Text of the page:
In today’s Academic Minute, Dr. Lauren Gulbas of Dartmouth College explores the connection between cosmetic surgery, self esteem, and racial identity.
Lauren Gulbas is an assistant professor of anthropology at Dartmouth College. Her teaching and research interests include medical anthropology, structures of inequality, health disparities, mental health, and Latin America. She earned her Ph.D. at Southern Methodist University.
Dr. Lauren Gulbas – Cosmetic Surgery and Self Esteem
Globally, cosmetic surgery is becoming increasingly popular. Doctors represent cosmetic surgery as a way to resolve psychological issues associated with poor body image and low self-esteem. My research evaluates these claims by studying why women have nose jobs, or rhinoplasty, in Caracas, Venezuela. I selected Venezuela as a research site because state-funded medicine makes cosmetic surgery free in public hospitals. Cosmetic surgery is in high demand, and consultations for nose jobs outnumber requests for any other procedure except cosmetic breast surgery.
Through intensive interviews and observations in clinics and hospitals, I found that most women had nose jobs to alter the perceived racial appearance of their noses – in other words, to have a nose that was associated with a racial identity of white. Although most Venezuelans are racially mixed, Venezuela has a history of prioritizing light skin and European physical features. Many women in my study sought rhinoplasty hoping to improve poor self-esteem that stemmed from a lifetime of racial discrimination.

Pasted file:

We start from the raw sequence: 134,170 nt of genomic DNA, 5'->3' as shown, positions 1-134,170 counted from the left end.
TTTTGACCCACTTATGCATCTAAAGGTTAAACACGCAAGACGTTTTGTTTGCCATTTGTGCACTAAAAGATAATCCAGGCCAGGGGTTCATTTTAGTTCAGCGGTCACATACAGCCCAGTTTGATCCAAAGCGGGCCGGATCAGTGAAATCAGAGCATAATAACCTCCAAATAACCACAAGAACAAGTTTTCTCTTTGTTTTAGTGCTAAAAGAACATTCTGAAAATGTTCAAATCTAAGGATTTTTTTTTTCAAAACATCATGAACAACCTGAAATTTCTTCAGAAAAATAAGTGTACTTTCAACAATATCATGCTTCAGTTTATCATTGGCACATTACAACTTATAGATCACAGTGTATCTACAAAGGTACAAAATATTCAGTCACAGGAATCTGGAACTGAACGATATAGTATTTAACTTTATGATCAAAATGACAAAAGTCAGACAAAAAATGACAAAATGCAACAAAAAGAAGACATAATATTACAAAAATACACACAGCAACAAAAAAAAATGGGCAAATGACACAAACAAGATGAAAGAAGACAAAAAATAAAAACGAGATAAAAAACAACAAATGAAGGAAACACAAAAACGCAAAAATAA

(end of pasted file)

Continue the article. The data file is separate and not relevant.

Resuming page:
Several women did describe temporary improvements in self-esteem after their nose jobs. But because a major source of poor self-esteem was racial marginalization, feelings of inadequacy or worthlessness quickly resurfaced as women continued to experience discrimination. Still, 84% of the women who had rhinoplasty said they would consider having additional cosmetic surgery in the future, although only Afro-Venezuelans anticipated having additional rhinoplasty. So although cosmetic surgery only acted as a stop-gap measure to raise self-esteem and body image, many remained hopeful that future rhinoplasties could alleviate their suffering.